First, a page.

Trading is not a game of exacts. Perfectionists need not apply. Markets are made up of many irration...
...and Riding the Rails
11/11/2005 12:00 am EST
"Railroads are decidedly on an upturn, as shipping rates and cargo demand are both on the rise," says Roger Conrad in a review of the rail industry. Charles Carlson is bullish on the transports, particularly railroads. And Gordon Pape looks to a Canadian rail line.
(For more on the advisors cited below, please click on their photos.)
"One of the most interesting storylines for the stock market this year is the strength of the Dow Jones Transportation Average. which recently went to its highest level ever," notes Charles Carlson, editor of The DRIP Investor . "How does one reconcile this apparent contradiction? Actually, I think the strength in the Transports speaks to the underlying strength of the economy. Another dynamic at work here is the operating improvement in railroads. Over the last decade, the railroad sector has become much better managed, which has resulted in much-improved productivity for many railroad companies.
"Among railroad issues, I like Norfolk Southern (NSC NYSE). "The firm posted per-share-profit growth of 28% on revenue growth of 16% in the September quarter. All three of the railroad’s divisions posted double digit sales gains, with coal revenue growth of 22% setting the pace. At 13 times projected 2006 earnings of $3.09, Norfolk Southern trades at a discount to its history and its peer group average. It should be able to continue raising prices, and its mix of operating momentum and value makes an appealing investment case."
"The rails that have survived are a hearty bunch, having had to endure literally generations of lean years," notes Roger Conrad in Personal Finance. "But for the first time in a long while, rail investors can look forward to real, long-term growth as the infrastructure is renewed. And the stocks are cheap, too. The product of the merger of 390 rail lines during the past 150 years, Burlington Northern Santa Fe (BNI NYSE) is the biggest US railroad by market value. Its network now extends to 28 states. The company is more leveraged to the coal business than other rails, a benefit that helped spur a 47% first quarter profit boost on a 15% jump in freight revenue.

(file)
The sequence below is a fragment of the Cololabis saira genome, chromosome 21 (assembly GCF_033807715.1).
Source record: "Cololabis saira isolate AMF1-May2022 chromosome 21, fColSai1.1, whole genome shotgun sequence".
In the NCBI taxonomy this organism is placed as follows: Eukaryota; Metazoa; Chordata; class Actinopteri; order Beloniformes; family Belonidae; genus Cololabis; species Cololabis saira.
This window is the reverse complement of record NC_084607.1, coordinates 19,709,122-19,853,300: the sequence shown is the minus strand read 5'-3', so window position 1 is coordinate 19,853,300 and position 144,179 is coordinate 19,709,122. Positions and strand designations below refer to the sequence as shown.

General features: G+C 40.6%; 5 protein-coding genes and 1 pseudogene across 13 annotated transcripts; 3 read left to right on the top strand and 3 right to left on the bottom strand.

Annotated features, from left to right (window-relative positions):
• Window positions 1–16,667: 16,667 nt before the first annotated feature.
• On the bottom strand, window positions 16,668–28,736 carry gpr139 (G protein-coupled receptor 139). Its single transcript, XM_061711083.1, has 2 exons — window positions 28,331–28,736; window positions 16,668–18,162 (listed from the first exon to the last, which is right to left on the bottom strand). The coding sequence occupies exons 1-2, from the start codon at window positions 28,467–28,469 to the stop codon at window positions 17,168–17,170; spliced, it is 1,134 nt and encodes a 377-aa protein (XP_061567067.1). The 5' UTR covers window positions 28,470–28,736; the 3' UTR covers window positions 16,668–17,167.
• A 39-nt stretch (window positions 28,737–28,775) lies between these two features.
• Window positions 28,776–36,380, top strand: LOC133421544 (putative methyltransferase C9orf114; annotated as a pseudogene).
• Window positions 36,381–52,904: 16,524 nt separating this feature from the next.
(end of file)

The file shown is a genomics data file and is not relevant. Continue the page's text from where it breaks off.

"Union Pacific (UNP NYSE) is America’s largest railroad by size. Like Burlington, the railroad transports virtually every type of movable product, with a particular focus on petrochemicals from the Gulf Coast and coal from the West. Despite its exposure to areas hit hard by the hurricanes, it expects little earnings impact. That should open the door for more strong results ahead.CSX (CSX NYSE) is also benefiting from rising coal volumes. CSX —which runs 22,000 miles of rail in the eastern US—will take a $25 million hit from hurricane damage and lost business. That’s the most of any major railroad, but it won’t stop the company from reporting strong earnings this year, such as the 39% profit boost reported in the second quarter. The stock is at less than twice book value and p/e ratios in the low double digits."
Gordon Pape, along with analyst Gavin Graham, look north of the border for their latest growth and dividend stock of the month. "Canadian National Railway (CNI NYSE) is a leader in the North American rail industry, operating a network of tracks in Canada and the US. The company has the best operating ratio in this industry and is committed to moving more freight, more quickly, and with fewer assets. It’s the only railroad that crosses the continent east-west and north-south, serving ports on the Atlantic, Pacific, and Gulf coasts, while linking customers to all three NAFTA nations. The railroad is positioned to be a major beneficiary of the resource boom now driving growth in Western Canada.
"In our opinion, Canadian National remains the best-managed railway, with the lowest operating ratio. It was recently upgraded from BBB+ to A- by S&P. Meanwhile, 80% of its contracts have a fuel surcharge that kicks in above US$25 per barrel of oil. The shares are suitable for investors who are more interested in future dividend and capital gains growth than in immediate high cash flow. The stock should be held in non-registered accounts so as to obtain the tax advantage. A well-balanced income portfolio should include securities that offer high potential for future cash flow growth. CNI fits the bill nicely."
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